and hired a million dollar DC.  Not to mention we have a really soft schedule next year.  I refuse to let my expectations be lowered - DB made a conscious decision to change coaches for the sake of immediate improvement.  I will consider anything less than 9 wins to be a failure (not that it matters, just my personal benchmark based on where I believe the program was headed).  Not Hoke's failure - Brandon's failure.

I wonder if DB was concerned by the Spring Game and now breathes down Hoke's neck at every available opportunity?  Is he attending film sessions?  On the sidelines at all the practices?  Or does the Jerry Jones stuff stop now that we have a MICHIGAN MAN that KNOWS HIS WAY AROUND ANN ARBOR?


April 19th, 2011 at 1:21 AM ^

It's time to support your new coach!  Given a new coach, new offensive system and a weak defense, I don't see how you can hold BH to 9 or more wins. I'll take 7 wins and a competitive bowl game as a good first year. It will take time to rebuild this defense!


April 18th, 2011 at 6:26 PM ^

Actually, all logic points to just the opposite. If he wanted to squeeze the most out of this year, he wouldn't have made any changes. He made the move for what he believed was the long-term good of the program.
<br>And I'm not sure how ND, MSU, Iowa, Nebraska and OSU is "super soft", but whatever... (Heck, SDS instead of Delaware St/U-Mass sacrifice...)

Blue boy johnson

April 18th, 2011 at 3:21 PM ^

Doesn't really matter how they looked, we'll all be rooting for them this fall come hell or high water and then we'll be back for more in 2013

Edit: I suppose we will be cheering our collective butts off in 2012 as well.


April 18th, 2011 at 8:18 PM ^

Run the Denard Robin-spread between the 20's. 

In the Red Zone, run MANBALL. 

Kick (and make) field goals when either of those two bogs down.



April 19th, 2011 at 1:09 AM ^

Only time will tell how well this offense will play. Over the summer I'm sure the offensive players will all learn the play book. Lets see how practices shape up in August. DROB will probably improve his passing once he and the receivers get their timing down on the routes.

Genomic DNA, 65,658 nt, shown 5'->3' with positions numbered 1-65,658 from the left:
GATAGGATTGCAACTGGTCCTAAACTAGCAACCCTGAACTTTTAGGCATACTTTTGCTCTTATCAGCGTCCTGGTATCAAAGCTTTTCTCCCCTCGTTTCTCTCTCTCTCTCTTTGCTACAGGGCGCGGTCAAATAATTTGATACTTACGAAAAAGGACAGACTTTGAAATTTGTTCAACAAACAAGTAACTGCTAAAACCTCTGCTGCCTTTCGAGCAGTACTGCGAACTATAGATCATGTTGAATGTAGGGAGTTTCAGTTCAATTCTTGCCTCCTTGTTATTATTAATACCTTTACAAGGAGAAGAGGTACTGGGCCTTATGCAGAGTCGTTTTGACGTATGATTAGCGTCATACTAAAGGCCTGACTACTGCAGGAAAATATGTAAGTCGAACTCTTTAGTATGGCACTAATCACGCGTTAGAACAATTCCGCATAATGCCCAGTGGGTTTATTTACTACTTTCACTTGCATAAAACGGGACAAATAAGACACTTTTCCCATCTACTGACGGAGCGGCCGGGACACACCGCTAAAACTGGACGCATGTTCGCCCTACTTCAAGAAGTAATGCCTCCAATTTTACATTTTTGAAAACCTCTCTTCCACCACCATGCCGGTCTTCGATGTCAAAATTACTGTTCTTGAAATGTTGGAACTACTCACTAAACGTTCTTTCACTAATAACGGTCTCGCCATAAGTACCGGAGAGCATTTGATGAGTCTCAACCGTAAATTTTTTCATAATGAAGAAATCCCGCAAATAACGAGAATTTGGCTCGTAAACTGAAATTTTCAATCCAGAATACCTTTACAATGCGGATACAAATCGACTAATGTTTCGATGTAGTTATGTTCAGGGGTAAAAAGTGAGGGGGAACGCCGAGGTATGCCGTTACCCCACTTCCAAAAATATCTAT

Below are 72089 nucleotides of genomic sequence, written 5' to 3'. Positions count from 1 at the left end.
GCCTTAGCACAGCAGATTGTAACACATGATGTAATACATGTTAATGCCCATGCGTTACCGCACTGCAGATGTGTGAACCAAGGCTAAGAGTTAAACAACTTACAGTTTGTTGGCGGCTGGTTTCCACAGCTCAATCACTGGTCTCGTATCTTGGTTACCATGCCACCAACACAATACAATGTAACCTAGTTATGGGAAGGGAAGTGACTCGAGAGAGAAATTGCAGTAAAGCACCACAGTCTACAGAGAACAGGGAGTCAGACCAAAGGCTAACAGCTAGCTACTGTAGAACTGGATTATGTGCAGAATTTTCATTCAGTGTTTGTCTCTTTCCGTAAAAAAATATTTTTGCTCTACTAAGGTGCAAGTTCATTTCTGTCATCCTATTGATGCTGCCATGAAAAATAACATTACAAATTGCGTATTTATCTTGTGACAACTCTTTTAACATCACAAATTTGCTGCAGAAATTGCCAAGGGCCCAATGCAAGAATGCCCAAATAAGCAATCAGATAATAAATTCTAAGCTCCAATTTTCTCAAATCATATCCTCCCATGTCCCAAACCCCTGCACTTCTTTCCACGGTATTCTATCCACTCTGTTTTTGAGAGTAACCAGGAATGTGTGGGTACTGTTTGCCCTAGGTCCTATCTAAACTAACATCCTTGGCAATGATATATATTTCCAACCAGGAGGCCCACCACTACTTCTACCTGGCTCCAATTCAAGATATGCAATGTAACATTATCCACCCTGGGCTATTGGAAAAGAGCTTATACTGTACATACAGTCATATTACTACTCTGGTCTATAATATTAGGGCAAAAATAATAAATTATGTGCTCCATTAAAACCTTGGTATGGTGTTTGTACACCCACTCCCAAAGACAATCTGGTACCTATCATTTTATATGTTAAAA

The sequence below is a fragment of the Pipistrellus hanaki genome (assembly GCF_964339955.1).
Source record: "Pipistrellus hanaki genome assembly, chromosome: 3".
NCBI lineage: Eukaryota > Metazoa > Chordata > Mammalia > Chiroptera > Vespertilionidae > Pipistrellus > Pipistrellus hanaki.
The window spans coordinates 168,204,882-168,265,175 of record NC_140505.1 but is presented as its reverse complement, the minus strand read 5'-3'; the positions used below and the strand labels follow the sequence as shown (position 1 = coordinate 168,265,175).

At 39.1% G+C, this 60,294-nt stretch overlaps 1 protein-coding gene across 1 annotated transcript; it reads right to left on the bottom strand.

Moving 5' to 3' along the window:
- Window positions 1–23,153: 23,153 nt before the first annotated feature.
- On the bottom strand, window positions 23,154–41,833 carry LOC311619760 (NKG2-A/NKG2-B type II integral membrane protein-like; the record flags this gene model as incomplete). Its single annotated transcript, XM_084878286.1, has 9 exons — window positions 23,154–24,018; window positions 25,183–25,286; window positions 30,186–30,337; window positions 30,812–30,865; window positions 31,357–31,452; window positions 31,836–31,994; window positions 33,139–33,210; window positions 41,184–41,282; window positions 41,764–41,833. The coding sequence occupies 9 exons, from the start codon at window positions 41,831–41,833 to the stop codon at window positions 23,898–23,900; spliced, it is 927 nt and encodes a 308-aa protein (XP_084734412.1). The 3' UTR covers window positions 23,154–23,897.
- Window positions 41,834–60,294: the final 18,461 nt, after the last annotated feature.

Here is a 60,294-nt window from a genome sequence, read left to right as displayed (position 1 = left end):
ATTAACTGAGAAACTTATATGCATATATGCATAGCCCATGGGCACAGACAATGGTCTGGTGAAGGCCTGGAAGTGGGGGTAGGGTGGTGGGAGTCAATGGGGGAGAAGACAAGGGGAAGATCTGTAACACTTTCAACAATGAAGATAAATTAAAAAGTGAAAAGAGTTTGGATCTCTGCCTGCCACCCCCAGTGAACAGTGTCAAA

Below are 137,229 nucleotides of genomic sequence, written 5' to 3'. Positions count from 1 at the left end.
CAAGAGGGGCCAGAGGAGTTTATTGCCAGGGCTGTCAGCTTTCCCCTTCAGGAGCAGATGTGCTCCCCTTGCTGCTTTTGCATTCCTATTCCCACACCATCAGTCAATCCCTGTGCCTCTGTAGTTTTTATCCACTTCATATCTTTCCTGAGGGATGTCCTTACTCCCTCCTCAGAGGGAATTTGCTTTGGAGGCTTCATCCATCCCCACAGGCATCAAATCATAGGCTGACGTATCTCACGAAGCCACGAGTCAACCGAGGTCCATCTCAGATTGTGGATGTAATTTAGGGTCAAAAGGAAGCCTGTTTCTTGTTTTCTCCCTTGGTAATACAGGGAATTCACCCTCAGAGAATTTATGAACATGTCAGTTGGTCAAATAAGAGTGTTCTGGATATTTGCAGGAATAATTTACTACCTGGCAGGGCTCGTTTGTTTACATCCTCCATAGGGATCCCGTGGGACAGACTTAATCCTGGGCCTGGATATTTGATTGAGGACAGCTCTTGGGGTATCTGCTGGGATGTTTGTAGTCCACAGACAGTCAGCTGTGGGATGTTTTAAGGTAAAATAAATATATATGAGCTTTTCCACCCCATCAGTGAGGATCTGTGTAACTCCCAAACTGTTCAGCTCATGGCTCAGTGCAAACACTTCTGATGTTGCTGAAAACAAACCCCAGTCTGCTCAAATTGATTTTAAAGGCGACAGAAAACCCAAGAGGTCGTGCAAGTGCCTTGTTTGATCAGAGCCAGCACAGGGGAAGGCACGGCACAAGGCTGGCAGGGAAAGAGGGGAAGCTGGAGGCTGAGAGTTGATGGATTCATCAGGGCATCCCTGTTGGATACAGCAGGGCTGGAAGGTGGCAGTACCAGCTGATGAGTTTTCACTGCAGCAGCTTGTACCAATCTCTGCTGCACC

The defense played fairly aggressive. I hope they continue to improve. Who knows the improved play of the defense may have caused the offense more problems compared to the defense from the last years spring game?



April 19th, 2011 at 10:47 AM ^

The QB's were dreadful... but that was expected. Your question about Gardner... it was NOT coverage. The first play (trips double stick) he scrambled all over the place. Both stick's, the slot and the TE were wide open, the outter most wr on trips got almost level with the CB, so he could've just tossed it up, and the indy side (running a slant, or perhaps a runnaway hitch) was also open. Forget all that, he freaked out for a second because of the (uh... really none) rush. Yet, when he started to flush, the LB's left the checkdown HB wide open... so I count 4 guys WIDE open, with another option to try and make a tough pass. He was also freaked out every drop back... when an edge rusher would come around, all he would need to do is step FORWARD in the pocket and have a huge lane to run/throw, instead he decided multiple times to run toward and back from the edge. For these two to run on called pass plays, they will need to learn to step into the pocket not try to scramble wide; especially with the pocket-protection scheme we saw Satruday. This is the spring game, and some of this stuff is different, but he was in a spread drop-back system in high school, rated the #25 player in the country... he should know this stuff.

Also, about the OL and running Power, the timing was more the issue than the OL not blocking well. Many times it was blocked fine and the G pulled around for a backer, only to be stepped on or passed by the backs. Since they are used to zone, the backs are hitting any opening the find, which can't be done on power. Here the back needs to be patient, settle in behind the guard and make a deision off the puller's angle at the second level. When the back gets in fron the G, he now has 2 unblocked defenders to face (the G's responsibility and the guy who would be unblocked anyway). The backs need to learn patience on power but stick to the quick decisions on zone.

All being said, I think the D's willingness to take on blocks, not attempt to avoid and reach tackle like last year, and hit people is exciting. At the very least Mattison has them playing hard and fast. The O needs some work, but I think they will get there. It needs to become simpler, IMO. Identify the core concepts that Borges really likes, those which Denard does well, and then those which Devin does well. Trim the playbook down for now, make it a simple at the line read of called run/pass and decide based on the box count. At least, this is how I would approach with this level of talent in the backfield.